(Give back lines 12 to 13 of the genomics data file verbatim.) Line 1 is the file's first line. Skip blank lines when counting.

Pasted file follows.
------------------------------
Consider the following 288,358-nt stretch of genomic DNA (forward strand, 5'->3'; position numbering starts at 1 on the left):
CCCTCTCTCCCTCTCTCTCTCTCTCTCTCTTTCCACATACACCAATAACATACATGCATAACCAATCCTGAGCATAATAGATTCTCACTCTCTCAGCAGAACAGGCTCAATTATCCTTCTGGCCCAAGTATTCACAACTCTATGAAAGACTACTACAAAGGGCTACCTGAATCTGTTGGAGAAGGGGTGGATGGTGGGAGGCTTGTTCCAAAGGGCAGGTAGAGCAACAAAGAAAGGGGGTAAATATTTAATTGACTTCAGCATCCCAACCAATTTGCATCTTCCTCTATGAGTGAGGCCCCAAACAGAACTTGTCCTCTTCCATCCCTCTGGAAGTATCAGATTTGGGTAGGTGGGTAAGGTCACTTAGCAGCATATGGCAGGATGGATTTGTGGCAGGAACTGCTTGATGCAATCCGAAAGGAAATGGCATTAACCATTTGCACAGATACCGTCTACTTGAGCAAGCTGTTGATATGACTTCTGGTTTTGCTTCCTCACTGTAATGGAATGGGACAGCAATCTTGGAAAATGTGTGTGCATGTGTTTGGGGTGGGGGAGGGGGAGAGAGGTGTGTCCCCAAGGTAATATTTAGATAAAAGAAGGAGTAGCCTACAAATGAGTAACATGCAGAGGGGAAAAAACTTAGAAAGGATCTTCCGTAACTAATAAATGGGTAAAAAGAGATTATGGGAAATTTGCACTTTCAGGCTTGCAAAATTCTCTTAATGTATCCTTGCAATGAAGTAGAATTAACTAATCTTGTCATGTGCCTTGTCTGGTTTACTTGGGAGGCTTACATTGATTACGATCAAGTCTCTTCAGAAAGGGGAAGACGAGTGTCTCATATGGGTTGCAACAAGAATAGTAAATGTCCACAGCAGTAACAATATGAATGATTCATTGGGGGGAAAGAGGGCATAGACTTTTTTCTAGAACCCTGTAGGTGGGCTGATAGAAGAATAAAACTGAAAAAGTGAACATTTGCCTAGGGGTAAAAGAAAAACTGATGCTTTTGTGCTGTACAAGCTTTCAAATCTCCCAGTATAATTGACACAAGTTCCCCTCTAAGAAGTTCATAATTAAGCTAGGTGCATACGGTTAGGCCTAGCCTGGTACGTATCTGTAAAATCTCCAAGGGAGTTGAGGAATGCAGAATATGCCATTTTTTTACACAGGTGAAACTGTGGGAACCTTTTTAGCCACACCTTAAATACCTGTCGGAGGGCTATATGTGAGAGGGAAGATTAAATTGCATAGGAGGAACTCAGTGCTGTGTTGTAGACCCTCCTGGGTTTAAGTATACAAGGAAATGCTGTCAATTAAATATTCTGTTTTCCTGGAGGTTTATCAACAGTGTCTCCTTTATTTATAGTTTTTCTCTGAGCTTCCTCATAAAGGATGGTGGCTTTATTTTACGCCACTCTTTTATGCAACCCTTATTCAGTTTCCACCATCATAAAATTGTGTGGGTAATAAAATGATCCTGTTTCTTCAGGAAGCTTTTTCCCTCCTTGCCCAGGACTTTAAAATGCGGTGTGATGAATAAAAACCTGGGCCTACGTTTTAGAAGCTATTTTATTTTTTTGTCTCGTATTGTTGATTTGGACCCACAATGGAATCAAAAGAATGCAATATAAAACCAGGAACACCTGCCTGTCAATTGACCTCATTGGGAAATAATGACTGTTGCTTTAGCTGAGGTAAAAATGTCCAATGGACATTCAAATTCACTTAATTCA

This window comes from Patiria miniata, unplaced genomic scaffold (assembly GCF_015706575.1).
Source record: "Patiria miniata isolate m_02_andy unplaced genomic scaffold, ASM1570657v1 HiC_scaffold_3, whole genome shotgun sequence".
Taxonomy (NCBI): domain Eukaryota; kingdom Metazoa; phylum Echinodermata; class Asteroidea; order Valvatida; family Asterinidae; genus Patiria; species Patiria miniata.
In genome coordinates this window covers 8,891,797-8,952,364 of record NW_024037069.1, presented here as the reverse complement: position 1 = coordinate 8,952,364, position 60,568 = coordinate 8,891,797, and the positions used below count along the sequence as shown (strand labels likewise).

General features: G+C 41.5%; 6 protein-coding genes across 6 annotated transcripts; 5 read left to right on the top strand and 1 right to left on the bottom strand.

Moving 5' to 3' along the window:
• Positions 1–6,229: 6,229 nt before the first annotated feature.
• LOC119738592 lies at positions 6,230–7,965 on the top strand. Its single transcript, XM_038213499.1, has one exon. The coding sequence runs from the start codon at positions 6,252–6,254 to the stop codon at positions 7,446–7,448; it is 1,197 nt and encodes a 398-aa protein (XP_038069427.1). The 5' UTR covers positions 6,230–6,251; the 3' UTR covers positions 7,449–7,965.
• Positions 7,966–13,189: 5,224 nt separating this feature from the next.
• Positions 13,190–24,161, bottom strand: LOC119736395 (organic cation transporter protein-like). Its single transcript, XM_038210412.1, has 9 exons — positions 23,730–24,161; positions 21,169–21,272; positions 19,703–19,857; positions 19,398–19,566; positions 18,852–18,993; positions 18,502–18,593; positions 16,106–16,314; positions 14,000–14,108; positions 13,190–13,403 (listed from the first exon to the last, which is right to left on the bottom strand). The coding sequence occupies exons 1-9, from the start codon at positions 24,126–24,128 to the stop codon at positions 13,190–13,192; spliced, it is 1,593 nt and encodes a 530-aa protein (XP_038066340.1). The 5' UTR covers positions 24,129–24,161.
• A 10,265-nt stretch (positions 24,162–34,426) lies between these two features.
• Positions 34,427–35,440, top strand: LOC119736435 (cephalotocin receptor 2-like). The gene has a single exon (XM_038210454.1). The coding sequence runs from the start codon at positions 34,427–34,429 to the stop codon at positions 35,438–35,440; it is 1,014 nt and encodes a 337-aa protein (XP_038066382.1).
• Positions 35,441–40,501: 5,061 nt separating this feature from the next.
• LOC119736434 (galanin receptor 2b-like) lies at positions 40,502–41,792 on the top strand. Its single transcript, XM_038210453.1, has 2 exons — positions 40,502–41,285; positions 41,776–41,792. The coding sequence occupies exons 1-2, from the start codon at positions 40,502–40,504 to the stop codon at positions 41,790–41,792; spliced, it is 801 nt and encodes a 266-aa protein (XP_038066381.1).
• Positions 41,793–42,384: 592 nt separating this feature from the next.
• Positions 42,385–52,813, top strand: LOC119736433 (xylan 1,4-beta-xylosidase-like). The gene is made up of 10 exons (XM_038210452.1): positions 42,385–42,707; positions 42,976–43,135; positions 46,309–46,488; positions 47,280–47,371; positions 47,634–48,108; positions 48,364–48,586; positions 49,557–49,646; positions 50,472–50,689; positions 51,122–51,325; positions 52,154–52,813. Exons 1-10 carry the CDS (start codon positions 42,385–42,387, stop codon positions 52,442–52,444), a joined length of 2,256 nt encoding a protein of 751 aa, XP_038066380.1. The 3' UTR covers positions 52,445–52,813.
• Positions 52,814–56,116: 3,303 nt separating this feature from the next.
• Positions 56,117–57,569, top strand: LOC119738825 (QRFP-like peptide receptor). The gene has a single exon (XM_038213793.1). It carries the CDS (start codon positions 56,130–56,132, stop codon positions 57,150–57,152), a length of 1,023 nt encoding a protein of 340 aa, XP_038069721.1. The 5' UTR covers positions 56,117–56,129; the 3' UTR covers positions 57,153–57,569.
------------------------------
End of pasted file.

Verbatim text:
• Positions 13,190–24,161, bottom strand: LOC119736395 (organic cation transporter protein-like). Its single transcript, XM_038210412.1, has 9 exons — positions 23,730–24,161; positions 21,169–21,272; positions 19,703–19,857; positions 19,398–19,566; positions 18,852–18,993; positions 18,502–18,593; positions 16,106–16,314; positions 14,000–14,108; positions 13,190–13,403 (listed from the first exon to the last, which is right to left on the bottom strand). The coding sequence occupies exons 1-9, from the start codon at positions 24,126–24,128 to the stop codon at positions 13,190–13,192; spliced, it is 1,593 nt and encodes a 530-aa protein (XP_038066340.1). The 5' UTR covers positions 24,129–24,161.
• A 10,265-nt stretch (positions 24,162–34,426) lies between these two features.